2. Legal Standard

         When considering a motion to dismiss under Federal Rule of Civil Procedure 12(b)(6), the Court must accept all of the complaint's allegations as true, construing them in the light most favorable to the plaintiff. Pielage v. McConnell, 516 F.3d 1282, 1284 (11th Cir. 2008). A pleading need only contain “a short and plain statement of the claim showing that the pleader is entitled to relief.” Fed.R.Civ.P. 8(a)(2). “[T]he pleading standard Rule 8 announces does not require detailed factual allegations, but it demands more than an unadorned, the-defendant-unlawfully-harmed-me accusation.” Ashcroft v. Iqbal, 556 U.S. 662, 678 (2009) (quotation omitted). A plaintiff must articulate “enough facts to state a claim to relief that is plausible on its face.” Bell Atl. Corp. v. Twombly, 550 U.S. 544, 570 (2007).

         “A claim has facial plausibility when the plaintiff pleads factual content that allows the court to draw the reasonable inference that the defendant is liable for the misconduct alleged.” Iqbal, 556 U.S. at 678. “The plausibility standard is not akin to a ‘probability requirement,' but it asks for more than a sheer possibility that a defendant has acted unlawfully.” Id. “Threadbare recitals of the elements of a cause of action, supported by mere conclusory statements, do not suffice.” Id. Thus, a pleading that offers mere “labels and conclusions” or “a formulaic recitation of the elements of a cause of action” will not survive dismissal. See Twombly, 550 U.S. at 555. “Rule 8 marks a notable and generous departure from the hyper-technical, code-pleading regime of a prior era, but it does not unlock the doors of discovery for a plaintiff armed with nothing more than conclusions.” Iqbal, 556 U.S. at 679.

         Yet, where the allegations “possess enough heft” to suggest a plausible entitlement to relief, the case may proceed. See Twombly, 550 U.S. at 557. “[T]he standard ‘simply calls for enough fact to raise a reasonable expectation that discovery will reveal evidence' of the required element.” Rivell v. Private Health Care Sys., Inc., 520 F.3d 1308, 1309 (11th Cir. 2008). “And, of course, a well-pleaded complaint may proceed even if it strikes a savvy judge that actual proof of those facts is improbable, and ‘that a recovery is very remote and unlikely.'” Twombly, 550 U.S. at 556.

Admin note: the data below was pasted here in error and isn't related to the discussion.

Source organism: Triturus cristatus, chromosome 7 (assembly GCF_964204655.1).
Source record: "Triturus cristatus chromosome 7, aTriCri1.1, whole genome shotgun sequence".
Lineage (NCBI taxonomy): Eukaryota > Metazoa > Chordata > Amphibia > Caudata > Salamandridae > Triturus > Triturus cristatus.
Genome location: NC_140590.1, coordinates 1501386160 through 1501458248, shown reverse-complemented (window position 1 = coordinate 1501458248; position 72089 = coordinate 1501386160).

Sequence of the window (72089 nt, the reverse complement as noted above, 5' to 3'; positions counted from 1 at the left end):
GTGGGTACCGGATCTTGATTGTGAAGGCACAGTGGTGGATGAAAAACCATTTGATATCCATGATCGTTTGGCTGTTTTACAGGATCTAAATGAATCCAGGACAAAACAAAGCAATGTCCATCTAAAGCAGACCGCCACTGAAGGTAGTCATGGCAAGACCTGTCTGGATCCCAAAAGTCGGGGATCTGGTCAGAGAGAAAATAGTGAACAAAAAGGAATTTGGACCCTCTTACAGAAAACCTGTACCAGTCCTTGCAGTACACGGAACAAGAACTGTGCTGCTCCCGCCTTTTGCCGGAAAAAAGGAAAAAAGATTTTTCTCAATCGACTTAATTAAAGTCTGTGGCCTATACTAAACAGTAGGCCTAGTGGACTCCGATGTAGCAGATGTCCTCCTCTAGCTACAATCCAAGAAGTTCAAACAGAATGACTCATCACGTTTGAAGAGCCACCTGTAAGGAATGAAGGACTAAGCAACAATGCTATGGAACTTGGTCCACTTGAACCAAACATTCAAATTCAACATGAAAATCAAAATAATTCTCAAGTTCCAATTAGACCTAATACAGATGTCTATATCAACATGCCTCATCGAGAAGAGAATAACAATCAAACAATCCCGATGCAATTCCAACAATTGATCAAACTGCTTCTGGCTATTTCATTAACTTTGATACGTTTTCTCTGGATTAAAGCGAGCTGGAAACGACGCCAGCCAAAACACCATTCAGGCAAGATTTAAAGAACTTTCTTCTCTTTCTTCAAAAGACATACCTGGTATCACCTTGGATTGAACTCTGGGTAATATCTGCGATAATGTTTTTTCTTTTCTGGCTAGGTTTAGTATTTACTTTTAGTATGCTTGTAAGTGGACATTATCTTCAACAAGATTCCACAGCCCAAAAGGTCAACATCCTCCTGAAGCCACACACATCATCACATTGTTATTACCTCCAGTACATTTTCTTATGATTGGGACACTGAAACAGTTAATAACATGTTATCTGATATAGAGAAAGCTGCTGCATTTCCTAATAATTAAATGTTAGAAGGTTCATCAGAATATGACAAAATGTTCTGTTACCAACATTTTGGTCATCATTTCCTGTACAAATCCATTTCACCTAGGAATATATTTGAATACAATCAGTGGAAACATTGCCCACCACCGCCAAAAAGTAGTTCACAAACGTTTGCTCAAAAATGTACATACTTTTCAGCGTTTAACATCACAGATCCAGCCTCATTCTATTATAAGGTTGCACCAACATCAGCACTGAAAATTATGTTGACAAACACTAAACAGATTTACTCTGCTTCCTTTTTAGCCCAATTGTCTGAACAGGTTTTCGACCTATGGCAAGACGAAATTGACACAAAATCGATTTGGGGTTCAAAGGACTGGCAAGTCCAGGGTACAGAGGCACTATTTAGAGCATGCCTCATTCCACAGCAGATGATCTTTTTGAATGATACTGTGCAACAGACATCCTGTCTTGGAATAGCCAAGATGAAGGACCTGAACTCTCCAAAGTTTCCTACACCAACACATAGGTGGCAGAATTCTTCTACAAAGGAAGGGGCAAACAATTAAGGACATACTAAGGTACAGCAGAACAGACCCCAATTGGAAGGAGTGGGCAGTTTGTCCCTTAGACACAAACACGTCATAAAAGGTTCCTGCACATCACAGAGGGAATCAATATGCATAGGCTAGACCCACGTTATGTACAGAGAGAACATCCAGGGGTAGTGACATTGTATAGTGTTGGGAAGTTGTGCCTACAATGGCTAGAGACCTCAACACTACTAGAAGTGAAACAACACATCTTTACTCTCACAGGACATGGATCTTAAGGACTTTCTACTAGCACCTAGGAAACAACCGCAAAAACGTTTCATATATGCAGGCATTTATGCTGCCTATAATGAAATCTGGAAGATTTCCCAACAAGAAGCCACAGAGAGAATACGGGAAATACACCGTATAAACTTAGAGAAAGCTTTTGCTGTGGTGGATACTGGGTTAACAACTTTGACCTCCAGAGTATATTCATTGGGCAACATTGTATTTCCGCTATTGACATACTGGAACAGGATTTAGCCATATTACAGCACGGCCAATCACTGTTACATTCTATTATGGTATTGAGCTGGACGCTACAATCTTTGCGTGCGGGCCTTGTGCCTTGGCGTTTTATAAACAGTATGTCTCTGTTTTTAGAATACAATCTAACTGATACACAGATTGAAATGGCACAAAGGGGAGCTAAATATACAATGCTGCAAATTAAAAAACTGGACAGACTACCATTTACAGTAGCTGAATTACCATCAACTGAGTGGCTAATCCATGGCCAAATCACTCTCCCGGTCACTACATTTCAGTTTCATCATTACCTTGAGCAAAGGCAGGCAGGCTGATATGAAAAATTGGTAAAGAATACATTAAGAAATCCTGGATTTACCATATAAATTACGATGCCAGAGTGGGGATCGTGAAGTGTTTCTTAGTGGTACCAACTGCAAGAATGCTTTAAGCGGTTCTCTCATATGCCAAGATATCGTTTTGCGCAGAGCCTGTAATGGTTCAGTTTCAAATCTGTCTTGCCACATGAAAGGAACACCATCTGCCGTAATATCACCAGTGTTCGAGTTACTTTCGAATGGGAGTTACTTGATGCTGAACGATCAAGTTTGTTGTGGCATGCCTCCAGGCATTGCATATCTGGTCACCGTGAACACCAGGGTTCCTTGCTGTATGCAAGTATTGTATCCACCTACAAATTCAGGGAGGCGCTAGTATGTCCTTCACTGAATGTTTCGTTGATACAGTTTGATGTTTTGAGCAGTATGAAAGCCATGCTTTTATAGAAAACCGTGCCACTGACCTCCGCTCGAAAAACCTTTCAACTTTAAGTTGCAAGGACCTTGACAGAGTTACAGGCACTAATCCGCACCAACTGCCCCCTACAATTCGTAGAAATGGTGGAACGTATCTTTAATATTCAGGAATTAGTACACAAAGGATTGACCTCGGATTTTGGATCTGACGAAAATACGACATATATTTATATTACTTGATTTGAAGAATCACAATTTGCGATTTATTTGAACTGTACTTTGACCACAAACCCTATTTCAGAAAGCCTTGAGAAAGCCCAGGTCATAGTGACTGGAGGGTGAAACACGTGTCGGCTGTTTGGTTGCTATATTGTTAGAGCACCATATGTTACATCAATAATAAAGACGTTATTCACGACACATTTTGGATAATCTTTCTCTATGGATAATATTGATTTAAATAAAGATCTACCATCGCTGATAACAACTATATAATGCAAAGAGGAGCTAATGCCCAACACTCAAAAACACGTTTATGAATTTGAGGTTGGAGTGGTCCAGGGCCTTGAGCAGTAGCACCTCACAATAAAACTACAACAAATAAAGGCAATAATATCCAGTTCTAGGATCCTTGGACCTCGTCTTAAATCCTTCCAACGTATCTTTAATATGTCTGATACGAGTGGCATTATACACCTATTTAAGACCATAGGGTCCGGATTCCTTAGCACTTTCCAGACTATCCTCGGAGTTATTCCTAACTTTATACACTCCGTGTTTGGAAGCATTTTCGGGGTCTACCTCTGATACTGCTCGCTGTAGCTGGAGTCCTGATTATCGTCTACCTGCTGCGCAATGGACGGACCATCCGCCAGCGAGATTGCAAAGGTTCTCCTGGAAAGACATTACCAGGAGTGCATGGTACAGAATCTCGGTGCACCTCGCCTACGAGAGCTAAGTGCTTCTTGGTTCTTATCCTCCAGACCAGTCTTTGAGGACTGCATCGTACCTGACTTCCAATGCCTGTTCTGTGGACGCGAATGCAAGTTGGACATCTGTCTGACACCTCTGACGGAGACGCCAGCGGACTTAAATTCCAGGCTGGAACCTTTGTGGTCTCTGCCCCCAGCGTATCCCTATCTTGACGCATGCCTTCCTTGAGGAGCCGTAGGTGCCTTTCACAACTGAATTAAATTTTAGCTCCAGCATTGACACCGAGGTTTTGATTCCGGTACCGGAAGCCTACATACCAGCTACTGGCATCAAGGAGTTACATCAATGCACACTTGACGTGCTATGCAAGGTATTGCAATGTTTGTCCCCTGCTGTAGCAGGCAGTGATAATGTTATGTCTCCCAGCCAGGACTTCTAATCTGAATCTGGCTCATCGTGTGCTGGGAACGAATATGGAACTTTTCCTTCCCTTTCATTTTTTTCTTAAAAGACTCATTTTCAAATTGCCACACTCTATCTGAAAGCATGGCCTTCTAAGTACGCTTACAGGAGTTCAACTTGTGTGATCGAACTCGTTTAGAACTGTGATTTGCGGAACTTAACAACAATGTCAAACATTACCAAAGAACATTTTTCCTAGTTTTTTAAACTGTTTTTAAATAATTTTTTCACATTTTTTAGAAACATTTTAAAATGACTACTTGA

3. Argument

         In order to make out an Equal Pay Act claim, a plaintiff must allege that “an employer pays different wages to employees of opposite sexes for equal work on jobs the performance of which requires equal skill, effort, and responsibility, and which are performed under similar working conditions.” Corning Glass Works v. Brennan, 417 U.S. 188, 195 (1974). While an Equal Pay Act complaint “need not allege facts establishing each element of a prima facie case of discrimination to survive a motion to dismiss, it must at a minimum assert nonconclusory factual matter sufficient to nudge its claims across the line from conceivable to plausible to proceed.” EEOC v. Port Authority of NY and NJ, 768 F.3d 247, 254 (2d Cir. 2014) (citing Iqbal, 556 U.S. at 680.) The EEOC and Davidson-Schmich (collectively “Plaintiffs”) have alleged that Davidson-Schmich is paid nearly $25, 000 less ...